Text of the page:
The implication that Islam is incompatible with the Constitution is as bigoted as thinking Catholics are Papal puppets and born-again Christians are all abortion clinic-bombing terrorists or Jews are part of some obnoxious conspiracy.

ROB, there is a mass exodus of Christians in the Near East, in spite of a modus vivendi with the Muslim majority there which had ground along for centuries. There is now wretched inter-communal violence in Nigeria and persecution of inconsequential Christian minorities in Pakistan and Indonesia (in the former state sanctioned). Did I mention the Sudan?

Meanwhile, small muslim minorities in fairly benign countries (e.g. the Philippines and Thailand) have elected to start insurgencies. In Britain, there is fragmentary evidence that the younger generation of Pakistanis there resident is less loyal to the British state and society than have been their foreign-born parents. Did I mention the MoToons?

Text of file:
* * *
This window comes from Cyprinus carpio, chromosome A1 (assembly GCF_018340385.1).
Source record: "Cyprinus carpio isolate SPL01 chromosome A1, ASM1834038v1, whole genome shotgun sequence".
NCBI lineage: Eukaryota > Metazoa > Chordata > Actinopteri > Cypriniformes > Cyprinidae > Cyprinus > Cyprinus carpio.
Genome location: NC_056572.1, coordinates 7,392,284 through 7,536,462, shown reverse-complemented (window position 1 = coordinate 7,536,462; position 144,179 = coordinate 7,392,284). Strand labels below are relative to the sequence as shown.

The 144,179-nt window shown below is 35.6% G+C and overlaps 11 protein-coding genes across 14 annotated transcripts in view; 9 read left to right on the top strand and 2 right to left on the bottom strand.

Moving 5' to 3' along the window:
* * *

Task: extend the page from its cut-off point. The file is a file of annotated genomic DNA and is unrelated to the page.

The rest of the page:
We are stuck with the possibility that the evolution of how a critical mass of muslims tend to think about and interact with other communal groups has rendered muslim communities as a whole tragically incompatible with everyone else. The 1st amendment ain't gonna help you with a problem like that.

Andrew, you you are aware of anyone or any collection of folks of any background or confession who are conspiring to violate the law, then bring forth the evidence. Trying to deny people facilities for peaceful worship is wrong as well as unconstitutional. If it is not peaceful then the same rules apply to everyone.

Our nation was founded on the self-evident truth that we are endowed by our Creator with unalienable rights. So, how do we apply "Congress shall make no law respecting an establishment of religion, or prohibiting the free exercise thereof" to religions that reject the principle of unalienable rights, or self-evident truths for that matter?

To what degree Muslims act on their beliefs varies, but if one is a Muslim, one believes that the Declaration and the Constitution are sinful and blasphemous. This sort of disagreement also extends to most Eastern religions as well as atheism. In contrast, our founding documents are quite compatible with the tenets of Judaism and Christianity.